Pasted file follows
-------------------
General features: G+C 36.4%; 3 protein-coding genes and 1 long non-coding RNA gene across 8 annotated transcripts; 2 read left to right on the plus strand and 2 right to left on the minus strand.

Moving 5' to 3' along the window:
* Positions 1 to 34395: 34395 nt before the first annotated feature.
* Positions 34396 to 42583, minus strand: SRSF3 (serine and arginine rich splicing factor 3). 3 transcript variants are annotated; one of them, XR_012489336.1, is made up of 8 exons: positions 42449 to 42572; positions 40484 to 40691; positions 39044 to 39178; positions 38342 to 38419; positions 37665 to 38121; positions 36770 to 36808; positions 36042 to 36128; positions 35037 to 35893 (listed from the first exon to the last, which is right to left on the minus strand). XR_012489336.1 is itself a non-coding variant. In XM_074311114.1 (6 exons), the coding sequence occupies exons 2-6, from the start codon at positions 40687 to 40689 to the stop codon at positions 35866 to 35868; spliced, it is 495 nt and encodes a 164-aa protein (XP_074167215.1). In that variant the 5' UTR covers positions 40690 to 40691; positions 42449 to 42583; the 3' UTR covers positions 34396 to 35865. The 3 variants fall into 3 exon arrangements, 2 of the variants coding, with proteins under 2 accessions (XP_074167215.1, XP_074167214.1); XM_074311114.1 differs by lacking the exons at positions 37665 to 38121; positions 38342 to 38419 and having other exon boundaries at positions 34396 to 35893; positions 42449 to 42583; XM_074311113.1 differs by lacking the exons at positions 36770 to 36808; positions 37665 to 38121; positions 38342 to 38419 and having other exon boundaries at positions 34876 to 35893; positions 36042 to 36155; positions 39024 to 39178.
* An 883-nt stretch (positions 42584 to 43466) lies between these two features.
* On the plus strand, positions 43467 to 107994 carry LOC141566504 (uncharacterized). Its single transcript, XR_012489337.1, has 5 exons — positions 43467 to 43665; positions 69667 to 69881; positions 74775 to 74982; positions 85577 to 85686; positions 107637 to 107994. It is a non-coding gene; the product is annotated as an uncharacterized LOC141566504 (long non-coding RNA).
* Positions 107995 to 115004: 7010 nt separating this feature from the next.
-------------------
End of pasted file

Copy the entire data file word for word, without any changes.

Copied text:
General features: G+C 36.4%; 3 protein-coding genes and 1 long non-coding RNA gene across 8 annotated transcripts; 2 read left to right on the plus strand and 2 right to left on the minus strand.

Moving 5' to 3' along the window:
* Positions 1 to 34395: 34395 nt before the first annotated feature.
* Positions 34396 to 42583, minus strand: SRSF3 (serine and arginine rich splicing factor 3). 3 transcript variants are annotated; one of them, XR_012489336.1, is made up of 8 exons: positions 42449 to 42572; positions 40484 to 40691; positions 39044 to 39178; positions 38342 to 38419; positions 37665 to 38121; positions 36770 to 36808; positions 36042 to 36128; positions 35037 to 35893 (listed from the first exon to the last, which is right to left on the minus strand). XR_012489336.1 is itself a non-coding variant. In XM_074311114.1 (6 exons), the coding sequence occupies exons 2-6, from the start codon at positions 40687 to 40689 to the stop codon at positions 35866 to 35868; spliced, it is 495 nt and encodes a 164-aa protein (XP_074167215.1). In that variant the 5' UTR covers positions 40690 to 40691; positions 42449 to 42583; the 3' UTR covers positions 34396 to 35865. The 3 variants fall into 3 exon arrangements, 2 of the variants coding, with proteins under 2 accessions (XP_074167215.1, XP_074167214.1); XM_074311114.1 differs by lacking the exons at positions 37665 to 38121; positions 38342 to 38419 and having other exon boundaries at positions 34396 to 35893; positions 42449 to 42583; XM_074311113.1 differs by lacking the exons at positions 36770 to 36808; positions 37665 to 38121; positions 38342 to 38419 and having other exon boundaries at positions 34876 to 35893; positions 36042 to 36155; positions 39024 to 39178.
* An 883-nt stretch (positions 42584 to 43466) lies between these two features.
* On the plus strand, positions 43467 to 107994 carry LOC141566504 (uncharacterized). Its single transcript, XR_012489337.1, has 5 exons — positions 43467 to 43665; positions 69667 to 69881; positions 74775 to 74982; positions 85577 to 85686; positions 107637 to 107994. It is a non-coding gene; the product is annotated as an uncharacterized LOC141566504 (long non-coding RNA).
* Positions 107995 to 115004: 7010 nt separating this feature from the next.